Home > Floored (Frenched #3)(14)

Floored (Frenched #3)(14)
Author: Melanie Harlow

But I was me. And I just didn’t do those things.

Why do you care what he thinks anyway? I asked myself as I dried off. He was hot as hell, and maybe he was slightly less annoying as an adult than he had been as a kid, and perhaps he was easy to talk to and knew how to work a drill, but he was still a cocky smart-ass with a big mouth. After throwing on a pair of white yoga pants and an old gray sweatshirt with the neck cut out, I combed through my wet hair and went back downstairs, determined not to let him get to me one way or another.

As I entered the kitchen, Charlie was backing off the stepladder. “OK. I think you’re good here.” The yellow-and-white chevron patterned shades on all three windows were pulled down. As irritated as I was with him, I had to admit he’d done a beautiful job. With all the windows covered, the kitchen immediately felt warmer. More snug. More intimate, especially with a storm going on.

“I love it. Thank you.” Beaming, I turned in a slow circle and admired the room. “I really appreciate this, Charlie. I owe you one.”

“One what?” He wrapped up the cord and set the drill in its case before pulling on his sweater. When he lifted it over his head, his t-shirt rose, giving me a flash of skin—oh dear. Oh dear. Six-pack abs with a little trail of hair disappearing beneath the waistband of his jeans.

My heart beat a little quicker. “What did you have in mind?” Holy shit. Had I just said that?

“Hmm.” He tugged his sweater into place and paused. “A blow job?”

Come on over here and drop your drawers, Officer.

So much for not letting him get to me.

But no…I couldn’t. “I was thinking more along the lines of a beer, actually.”

“Oh, that kind of one. Sure, I’ll take a beer.”

From the fridge, I took two beers, opened them, and tossed the caps in the trash. “Here you go,” I said, handing one to him. “Sláinte.”

“Sláinte.” He knocked his bottle against mine, and we both took a sip. “You like beer?”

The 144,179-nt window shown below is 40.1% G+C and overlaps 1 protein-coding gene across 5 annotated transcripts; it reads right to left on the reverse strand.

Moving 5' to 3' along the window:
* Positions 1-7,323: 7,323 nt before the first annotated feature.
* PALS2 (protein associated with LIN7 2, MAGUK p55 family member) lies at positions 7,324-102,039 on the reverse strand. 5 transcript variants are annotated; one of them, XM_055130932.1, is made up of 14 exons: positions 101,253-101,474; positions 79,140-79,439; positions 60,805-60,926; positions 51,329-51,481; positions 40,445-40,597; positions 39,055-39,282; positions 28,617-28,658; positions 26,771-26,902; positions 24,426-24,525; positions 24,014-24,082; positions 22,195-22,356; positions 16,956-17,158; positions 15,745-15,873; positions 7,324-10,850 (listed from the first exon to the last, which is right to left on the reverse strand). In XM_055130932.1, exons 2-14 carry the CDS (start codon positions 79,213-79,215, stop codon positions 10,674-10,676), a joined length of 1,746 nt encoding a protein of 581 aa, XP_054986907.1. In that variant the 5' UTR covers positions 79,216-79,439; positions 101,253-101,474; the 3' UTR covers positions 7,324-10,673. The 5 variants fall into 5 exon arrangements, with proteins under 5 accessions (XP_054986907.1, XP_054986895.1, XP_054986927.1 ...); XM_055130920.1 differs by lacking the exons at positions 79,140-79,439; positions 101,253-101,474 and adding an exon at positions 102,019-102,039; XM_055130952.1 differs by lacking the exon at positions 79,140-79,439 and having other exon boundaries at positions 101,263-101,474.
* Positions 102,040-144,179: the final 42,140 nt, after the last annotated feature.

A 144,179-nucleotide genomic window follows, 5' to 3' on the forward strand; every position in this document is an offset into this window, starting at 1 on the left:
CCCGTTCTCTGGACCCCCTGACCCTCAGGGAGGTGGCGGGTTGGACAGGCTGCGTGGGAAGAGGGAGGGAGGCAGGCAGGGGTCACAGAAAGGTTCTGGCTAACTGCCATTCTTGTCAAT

“Yes. Why?”

“I don’t know. You just seem like more of a fruity Cosmo kind of girl.”

“Well, I’m not.” I tipped back my bottle of Uncle Steve’s Irish Stout once more, experiencing a small moment of triumph at the impressed look on his face.

“Good to know.” He took a long pull from the bottle, his eyes on me.

I hopped up on the island, bare feet dangling. “So.”

“So.”Charlie leaned back against the counter across from me. “We have beer in common.”

We smiled at each other, and some of my earlier irritation with him eased. “I guess we do.”

Two beers apiece later, it was clear that it might be the only thing we had in common. Charlie and I had completely opposite opinions about everything from the Second Amendment to Quentin Tarantino to orange juice.

“No. No pulp,” I insisted.

“What are you talking about?” Charlie looked outraged. “Fresh squeezed is the best.”

“No. You shouldn’t have to chew your juice.” I shuddered. “Pulp is disgusting.”

Charlie dropped his head back and laughed. “OK. So you don’t like Pulp Fiction or pulp OJ.”

“Exactly.” I sipped my second beer. “And you do.”

“I do.”

“But you don’t like martinis or monogamy.”

“Monogamy?” He made a vaguely horrified face. “No.”

I sighed. “Well, that’s it, then. We can’t be friends.”

“Nope. I guess we can’t.” He caught my eyes and held them for a few seconds before draining the last of his second bottle. “So tell me,” he said, setting the empty on the counter next to the first. “Is there really a Tad Pitt?”

I giggled, which I’m prone to do after two Irish stouts. “I don’t know. I suppose there could be.”

“But not that you’re dating.”

I pressed my lips together and ‘fessed up. “No. Not that I’m dating.”

There was a pause then, during which the air between us took on a crackling new charge. Because of the storm, the lights in my kitchen were burning low.

Either that or Charlie and I were sucking up all the electricity in the room.

“I made him up,” I said, eyes on my lap, “so that I wouldn’t seem so pathetic.”

“Erin. You’re not pathetic. You’re…”

I looked up, waiting for him to go on, but he couldn’t seem to come up with a word. “What? What am I?”

Just then the power went out entirely, and I sucked in my breath.

When it came on a second later, Charlie was looking at me very intently, his arms crossed. “You’re perfect. Just like you always were.”

He thinks I’m perfect and boring. I made a face and tipped back the rest of my beer, setting the bottle beside me. “Stop it. I’m not perfect. I’m not what you think.”

Charlie tilted his head. “No?”

I licked my lips. “You think I’m a joke. The Teacher’s Pet. The Homecoming Queen. The Goody Two Shoes who likes everything just so, everything neat and clean. Well, I don’t, you know. Like everything clean.”

Charlie said nothing at first. But his stillness told me he was intrigued. A lovely little ache blossomed between my legs.

“You like some things dirty. Is that what you’re saying?”

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